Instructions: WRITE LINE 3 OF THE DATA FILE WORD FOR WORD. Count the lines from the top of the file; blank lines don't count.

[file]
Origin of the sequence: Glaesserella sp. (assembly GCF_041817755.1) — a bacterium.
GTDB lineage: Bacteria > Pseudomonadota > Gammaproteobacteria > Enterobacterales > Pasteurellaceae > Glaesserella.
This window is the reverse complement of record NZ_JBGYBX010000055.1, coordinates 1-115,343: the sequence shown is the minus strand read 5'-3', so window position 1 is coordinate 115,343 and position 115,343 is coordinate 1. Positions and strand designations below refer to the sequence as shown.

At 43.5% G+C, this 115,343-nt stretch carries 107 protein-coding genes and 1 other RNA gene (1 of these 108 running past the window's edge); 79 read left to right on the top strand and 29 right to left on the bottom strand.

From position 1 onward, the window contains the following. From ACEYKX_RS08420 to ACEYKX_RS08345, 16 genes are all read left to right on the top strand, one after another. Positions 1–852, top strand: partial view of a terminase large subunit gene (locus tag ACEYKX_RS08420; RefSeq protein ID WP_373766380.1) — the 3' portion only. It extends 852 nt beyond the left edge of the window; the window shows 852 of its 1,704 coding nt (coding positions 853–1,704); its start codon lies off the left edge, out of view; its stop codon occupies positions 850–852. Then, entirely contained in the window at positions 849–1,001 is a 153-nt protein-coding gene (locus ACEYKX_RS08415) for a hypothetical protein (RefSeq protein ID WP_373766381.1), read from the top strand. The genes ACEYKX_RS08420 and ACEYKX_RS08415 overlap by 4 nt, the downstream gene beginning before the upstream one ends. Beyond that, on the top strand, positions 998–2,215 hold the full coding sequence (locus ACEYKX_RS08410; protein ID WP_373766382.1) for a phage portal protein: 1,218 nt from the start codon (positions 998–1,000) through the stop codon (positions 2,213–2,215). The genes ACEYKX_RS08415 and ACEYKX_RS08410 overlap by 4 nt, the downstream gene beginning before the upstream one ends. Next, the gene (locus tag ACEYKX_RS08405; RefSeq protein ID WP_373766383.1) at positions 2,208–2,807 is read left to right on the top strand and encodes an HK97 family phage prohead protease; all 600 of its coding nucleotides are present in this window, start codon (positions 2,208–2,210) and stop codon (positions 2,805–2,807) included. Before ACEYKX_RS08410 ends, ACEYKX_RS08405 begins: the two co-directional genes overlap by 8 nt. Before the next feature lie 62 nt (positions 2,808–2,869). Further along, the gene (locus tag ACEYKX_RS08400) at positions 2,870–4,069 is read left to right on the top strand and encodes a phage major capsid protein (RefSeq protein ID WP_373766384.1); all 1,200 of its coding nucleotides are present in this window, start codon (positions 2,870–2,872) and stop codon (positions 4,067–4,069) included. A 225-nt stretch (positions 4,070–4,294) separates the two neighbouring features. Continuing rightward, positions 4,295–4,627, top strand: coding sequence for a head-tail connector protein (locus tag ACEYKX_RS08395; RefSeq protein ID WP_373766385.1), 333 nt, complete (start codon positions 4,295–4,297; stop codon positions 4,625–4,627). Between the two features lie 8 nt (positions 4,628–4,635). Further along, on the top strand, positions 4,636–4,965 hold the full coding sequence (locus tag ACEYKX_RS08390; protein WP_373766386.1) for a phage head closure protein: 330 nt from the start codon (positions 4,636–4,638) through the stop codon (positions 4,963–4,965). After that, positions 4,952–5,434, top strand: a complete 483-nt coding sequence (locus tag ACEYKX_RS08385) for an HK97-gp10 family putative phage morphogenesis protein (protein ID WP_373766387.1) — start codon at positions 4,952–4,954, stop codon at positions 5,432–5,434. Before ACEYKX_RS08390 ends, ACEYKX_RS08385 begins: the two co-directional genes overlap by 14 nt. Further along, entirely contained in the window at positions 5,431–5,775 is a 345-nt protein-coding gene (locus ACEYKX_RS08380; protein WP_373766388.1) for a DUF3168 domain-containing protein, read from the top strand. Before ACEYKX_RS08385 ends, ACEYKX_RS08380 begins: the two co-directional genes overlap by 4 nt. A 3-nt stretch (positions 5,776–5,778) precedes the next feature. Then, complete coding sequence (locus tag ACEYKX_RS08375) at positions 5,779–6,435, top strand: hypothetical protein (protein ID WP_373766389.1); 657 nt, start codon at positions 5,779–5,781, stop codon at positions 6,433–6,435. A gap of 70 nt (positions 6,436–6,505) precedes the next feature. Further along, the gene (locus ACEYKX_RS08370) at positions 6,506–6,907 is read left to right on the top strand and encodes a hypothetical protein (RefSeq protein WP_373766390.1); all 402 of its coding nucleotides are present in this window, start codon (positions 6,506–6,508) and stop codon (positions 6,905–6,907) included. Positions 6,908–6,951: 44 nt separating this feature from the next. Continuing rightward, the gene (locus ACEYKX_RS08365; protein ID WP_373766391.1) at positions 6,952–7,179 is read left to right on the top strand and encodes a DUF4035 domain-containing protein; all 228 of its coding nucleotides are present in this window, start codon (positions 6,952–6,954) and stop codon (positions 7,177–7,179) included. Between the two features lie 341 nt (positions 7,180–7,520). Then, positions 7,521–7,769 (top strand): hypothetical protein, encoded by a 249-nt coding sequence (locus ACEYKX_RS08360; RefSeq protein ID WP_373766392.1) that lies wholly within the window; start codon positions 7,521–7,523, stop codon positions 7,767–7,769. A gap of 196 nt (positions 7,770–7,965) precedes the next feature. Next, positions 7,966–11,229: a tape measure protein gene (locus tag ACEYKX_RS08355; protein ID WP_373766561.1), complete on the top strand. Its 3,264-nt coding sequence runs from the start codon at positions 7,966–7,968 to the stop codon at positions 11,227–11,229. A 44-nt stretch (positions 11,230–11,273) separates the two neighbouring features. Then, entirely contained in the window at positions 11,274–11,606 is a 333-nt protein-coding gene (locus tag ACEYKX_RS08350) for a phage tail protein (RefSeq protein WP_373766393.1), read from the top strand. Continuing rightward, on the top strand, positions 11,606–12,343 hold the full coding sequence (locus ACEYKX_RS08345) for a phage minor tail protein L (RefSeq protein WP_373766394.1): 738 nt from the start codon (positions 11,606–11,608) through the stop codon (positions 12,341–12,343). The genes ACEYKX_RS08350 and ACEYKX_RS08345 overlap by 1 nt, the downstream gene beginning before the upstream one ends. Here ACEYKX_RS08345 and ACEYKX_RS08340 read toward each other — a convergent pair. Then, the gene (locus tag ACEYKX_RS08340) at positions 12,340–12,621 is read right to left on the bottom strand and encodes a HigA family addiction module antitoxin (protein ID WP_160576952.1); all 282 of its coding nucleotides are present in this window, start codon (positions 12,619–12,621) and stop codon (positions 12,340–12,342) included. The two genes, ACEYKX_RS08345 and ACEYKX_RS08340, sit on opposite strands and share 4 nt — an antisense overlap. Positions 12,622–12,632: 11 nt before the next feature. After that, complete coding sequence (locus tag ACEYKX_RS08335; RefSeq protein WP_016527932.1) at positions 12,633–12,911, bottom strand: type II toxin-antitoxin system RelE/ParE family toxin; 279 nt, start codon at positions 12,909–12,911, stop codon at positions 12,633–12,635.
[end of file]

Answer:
This window is the reverse complement of record NZ_JBGYBX010000055.1, coordinates 1-115,343: the sequence shown is the minus strand read 5'-3', so window position 1 is coordinate 115,343 and position 115,343 is coordinate 1. Positions and strand designations below refer to the sequence as shown.